Cobalt, Child Labor, and Your Phone Battery

fortune.com

Cobalt, one of the most essential ingredient in the batteries that power our smartphones and electric cars, are being mined by children in the Democratic Republic of the Congo (DRC), who do not realize the economic impact of the mineral they risk their lives for. Cobalt, a key component in the lithium-ion batteries that powers smartphones, computers, and electric vehicles, provides a stability and high energy density that allows batteries to operate safely and for longer periods. As the rise in smartphones and electric vehicles have increased, so has a surge in demand has sent the market price of the mineral from about $10 a pound in 2016 to a peak of about $44 in April 2018.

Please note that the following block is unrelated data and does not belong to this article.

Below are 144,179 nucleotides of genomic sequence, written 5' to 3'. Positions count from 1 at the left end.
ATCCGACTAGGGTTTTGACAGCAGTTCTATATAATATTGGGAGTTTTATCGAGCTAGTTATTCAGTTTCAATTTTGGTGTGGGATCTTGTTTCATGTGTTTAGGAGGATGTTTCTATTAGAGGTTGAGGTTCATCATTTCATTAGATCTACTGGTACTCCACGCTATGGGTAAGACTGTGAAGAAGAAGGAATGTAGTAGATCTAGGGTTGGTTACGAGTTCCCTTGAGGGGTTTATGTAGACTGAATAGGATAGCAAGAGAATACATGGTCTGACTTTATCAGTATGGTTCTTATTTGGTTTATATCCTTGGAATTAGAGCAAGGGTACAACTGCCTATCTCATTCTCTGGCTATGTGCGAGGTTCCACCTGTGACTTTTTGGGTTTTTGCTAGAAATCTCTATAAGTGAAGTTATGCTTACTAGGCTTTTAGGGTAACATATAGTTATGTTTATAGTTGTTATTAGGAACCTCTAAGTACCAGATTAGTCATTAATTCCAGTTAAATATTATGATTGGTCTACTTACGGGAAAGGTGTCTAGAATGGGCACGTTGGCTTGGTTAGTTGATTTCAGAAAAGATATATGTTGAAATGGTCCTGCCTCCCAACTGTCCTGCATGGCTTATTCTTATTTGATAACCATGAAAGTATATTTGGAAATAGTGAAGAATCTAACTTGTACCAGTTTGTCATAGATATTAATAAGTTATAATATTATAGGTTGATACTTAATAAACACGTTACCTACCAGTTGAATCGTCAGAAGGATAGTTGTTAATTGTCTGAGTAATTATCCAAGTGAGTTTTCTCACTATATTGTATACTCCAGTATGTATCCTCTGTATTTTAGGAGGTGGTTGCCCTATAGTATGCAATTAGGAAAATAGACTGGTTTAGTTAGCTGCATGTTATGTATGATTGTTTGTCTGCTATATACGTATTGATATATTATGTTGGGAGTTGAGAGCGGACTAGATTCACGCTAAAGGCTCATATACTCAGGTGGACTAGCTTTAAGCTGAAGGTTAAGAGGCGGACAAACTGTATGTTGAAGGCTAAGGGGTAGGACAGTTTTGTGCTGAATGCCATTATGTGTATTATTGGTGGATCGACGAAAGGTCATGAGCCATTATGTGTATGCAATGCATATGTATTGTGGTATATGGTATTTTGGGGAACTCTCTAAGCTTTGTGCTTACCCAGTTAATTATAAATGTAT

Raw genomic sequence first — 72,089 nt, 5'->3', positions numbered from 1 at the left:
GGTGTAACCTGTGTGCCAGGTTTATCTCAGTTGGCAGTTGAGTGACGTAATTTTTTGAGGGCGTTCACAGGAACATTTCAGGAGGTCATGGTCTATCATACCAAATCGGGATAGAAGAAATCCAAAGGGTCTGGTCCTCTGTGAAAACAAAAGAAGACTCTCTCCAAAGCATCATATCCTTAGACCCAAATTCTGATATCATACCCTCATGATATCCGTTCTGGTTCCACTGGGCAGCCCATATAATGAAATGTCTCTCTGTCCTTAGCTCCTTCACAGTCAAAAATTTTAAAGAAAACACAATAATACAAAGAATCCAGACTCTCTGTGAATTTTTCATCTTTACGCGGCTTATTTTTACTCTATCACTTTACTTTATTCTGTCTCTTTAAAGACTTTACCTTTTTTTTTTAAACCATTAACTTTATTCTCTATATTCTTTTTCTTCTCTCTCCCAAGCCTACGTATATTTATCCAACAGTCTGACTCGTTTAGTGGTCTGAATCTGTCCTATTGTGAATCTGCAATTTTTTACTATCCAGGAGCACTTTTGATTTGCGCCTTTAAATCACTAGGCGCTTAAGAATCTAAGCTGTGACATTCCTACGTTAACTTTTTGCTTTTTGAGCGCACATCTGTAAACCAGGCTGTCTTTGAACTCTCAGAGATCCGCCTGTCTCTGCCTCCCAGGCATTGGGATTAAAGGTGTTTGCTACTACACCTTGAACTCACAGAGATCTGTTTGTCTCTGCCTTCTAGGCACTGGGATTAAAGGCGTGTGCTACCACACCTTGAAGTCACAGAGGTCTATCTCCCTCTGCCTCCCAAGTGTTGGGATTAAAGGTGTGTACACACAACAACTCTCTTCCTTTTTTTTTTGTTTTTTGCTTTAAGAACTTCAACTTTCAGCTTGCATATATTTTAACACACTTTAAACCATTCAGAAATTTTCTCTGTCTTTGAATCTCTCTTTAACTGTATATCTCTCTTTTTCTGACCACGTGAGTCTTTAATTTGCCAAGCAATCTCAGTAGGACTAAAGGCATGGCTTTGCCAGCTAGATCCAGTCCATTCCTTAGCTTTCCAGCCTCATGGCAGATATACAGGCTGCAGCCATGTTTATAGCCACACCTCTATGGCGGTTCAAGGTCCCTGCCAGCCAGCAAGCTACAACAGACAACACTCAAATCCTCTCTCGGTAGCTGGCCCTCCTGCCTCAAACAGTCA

According to Fortune's report, mining accounts for about 80% of the DRC's earnings, and despite its giant riches of tin, gold, nickel, copper, and cobalt, the average person there earns just $700 a year, less than the cost of a new iPhone.

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